PART TWO – His Love Is My Drug: Finding Love After HIV Diagnosis by Amahl S. Azwar

image 3 uploadBefore I was left without a job, a dear friend of mine told me about a gay gathering off Phuket, Thailand in the beginning of the year 2014.

Of course, when I first decided to join (before my previous life was over), I did want to find sex and love at the event. However, after the HIV diagnosis, I did not think it was a good idea (plus, I needed to save what little money I had left).

I told my friend this and he convinced me to join anyway. He told me that when he joined the gathering the previous year, he met some HIV-positive gay men.

“You’d be surprised to see many HIV-positive gay men at the event. They’re not young anymore but boy they are healthy … and good-looking,” he added with a smile.

When I told him about my financial difficulties, he said I could ask for a funding. It looks like the Universe really wanted me to join the gathering and who am I to refuse?

So I went to the gathering … not to find love, but to be inspired. Meeting those HIV-positive gay men (some of them diagnosed in the first breakout in the US back in 1980s) would surely give me a boost of confidence. And it did.

What I didn’t expect was: when I decided to stop finding love, it was love who find me.

So there I was, at the ferry boat, cruising from Phuket to Koh Yao Yai Island, smiling to myself as I soaked up the sun when, this guy, with a smile that (until now) make me feel like a little child. We hit it off right away.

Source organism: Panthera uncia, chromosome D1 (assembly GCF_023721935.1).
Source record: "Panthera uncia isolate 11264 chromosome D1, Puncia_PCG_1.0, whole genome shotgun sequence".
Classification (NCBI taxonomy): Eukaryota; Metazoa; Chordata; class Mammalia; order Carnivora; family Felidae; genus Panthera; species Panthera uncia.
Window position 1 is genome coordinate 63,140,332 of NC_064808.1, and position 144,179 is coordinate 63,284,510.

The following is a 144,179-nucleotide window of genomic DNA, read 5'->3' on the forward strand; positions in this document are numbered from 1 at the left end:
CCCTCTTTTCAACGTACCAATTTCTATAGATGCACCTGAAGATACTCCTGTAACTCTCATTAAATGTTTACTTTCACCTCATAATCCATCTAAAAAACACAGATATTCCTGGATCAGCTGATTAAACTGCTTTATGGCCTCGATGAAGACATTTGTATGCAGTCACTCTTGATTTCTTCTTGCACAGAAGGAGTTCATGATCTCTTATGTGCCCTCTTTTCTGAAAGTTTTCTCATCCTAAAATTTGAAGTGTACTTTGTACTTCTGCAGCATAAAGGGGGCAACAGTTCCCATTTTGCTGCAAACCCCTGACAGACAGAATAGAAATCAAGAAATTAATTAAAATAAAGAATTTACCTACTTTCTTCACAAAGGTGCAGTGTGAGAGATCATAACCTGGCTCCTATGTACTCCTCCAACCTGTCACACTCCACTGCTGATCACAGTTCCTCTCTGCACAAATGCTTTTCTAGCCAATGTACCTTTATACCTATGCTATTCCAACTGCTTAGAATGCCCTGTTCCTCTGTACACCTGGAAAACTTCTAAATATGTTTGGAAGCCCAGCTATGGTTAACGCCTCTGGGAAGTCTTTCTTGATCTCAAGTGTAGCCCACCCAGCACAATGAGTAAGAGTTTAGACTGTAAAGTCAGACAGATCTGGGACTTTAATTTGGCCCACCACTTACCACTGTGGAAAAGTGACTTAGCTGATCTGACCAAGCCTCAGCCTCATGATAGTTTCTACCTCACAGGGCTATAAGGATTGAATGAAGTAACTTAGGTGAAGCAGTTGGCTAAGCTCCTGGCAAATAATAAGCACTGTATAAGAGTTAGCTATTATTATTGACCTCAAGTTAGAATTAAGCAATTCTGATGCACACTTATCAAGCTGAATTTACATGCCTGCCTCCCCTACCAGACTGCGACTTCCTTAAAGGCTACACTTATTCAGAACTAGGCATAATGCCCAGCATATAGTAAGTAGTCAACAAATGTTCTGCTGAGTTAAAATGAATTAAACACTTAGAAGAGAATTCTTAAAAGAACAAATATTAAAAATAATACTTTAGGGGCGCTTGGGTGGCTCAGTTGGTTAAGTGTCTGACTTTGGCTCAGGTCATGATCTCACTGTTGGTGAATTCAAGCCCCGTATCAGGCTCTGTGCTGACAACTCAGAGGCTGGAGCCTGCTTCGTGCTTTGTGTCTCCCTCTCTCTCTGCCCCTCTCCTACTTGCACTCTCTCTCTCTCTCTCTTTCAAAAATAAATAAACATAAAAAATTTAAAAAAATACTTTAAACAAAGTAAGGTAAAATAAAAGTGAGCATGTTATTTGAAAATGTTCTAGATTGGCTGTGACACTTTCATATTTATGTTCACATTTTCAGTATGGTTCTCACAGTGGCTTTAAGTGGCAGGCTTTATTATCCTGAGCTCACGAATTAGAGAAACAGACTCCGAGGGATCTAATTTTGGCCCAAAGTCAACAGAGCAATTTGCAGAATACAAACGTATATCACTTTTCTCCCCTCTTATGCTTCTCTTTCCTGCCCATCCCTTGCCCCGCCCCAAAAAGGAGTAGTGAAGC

Kids, it was like teenage dream. That night, we walked on the beach, under the moonlight, and kissed for the first time.

When he wanted to take things to next level, I opened up to him.

“Guy, before we go further, I need to tell you something,” I told him. I took a deep breath and said, “I’m positive.”

I thought he was going to back off. I thought he was going to stop. Instead, he just said, “thank you for telling me. That was very mature of you.”

You see, kids, my boyfriend was negative. But he was well-educated about the virus. He does not care about the virus. He cares about me.

After spending so many times thinking I would never have a boyfriend, let alone marry, partially because I am HIV-positive, I finally found a loving and caring partner.

I often get questions like …

“Does your boyfriend know that you’re HIV-positive?”

“Is your boyfriend HIV positive?”

“So how do you guys … you know ….”

Well, as I said in the article, he know about my HIV status because I told him from the start. No, he’s not HIV positive. As for how we do “it”, we do “it” just like everybody else. Yes, we have to be more careful but that doesn’t mean it’s not as enjoyable.

Why? Because unlike my previous life when I fucked every single of those guys, with him, I do not fuck: I make love (okay, how cheesy that might sound).

Kids, when two people really want to be with each other, they will always find a way to make it work. He lives abroad so that’s another challenge. He’s American so that’s also another challenge. But we always find a way to make it work.

We have lived together for almost two years now and, guess what, last week, we proposed to each other.

Kids, I’m not saying that I would live happily ever with him nor did I say my life is easier now. However, I can say that both Robert (my fiancé) and I are rich in love, and that’s what matters.

For more of Amahl’s work, visit the following sites: www.mcmahel.wordpress.com (blog), @mcmahel (Twitter), @actuallymahel (Instagram).

Image: Inna Vyzdoga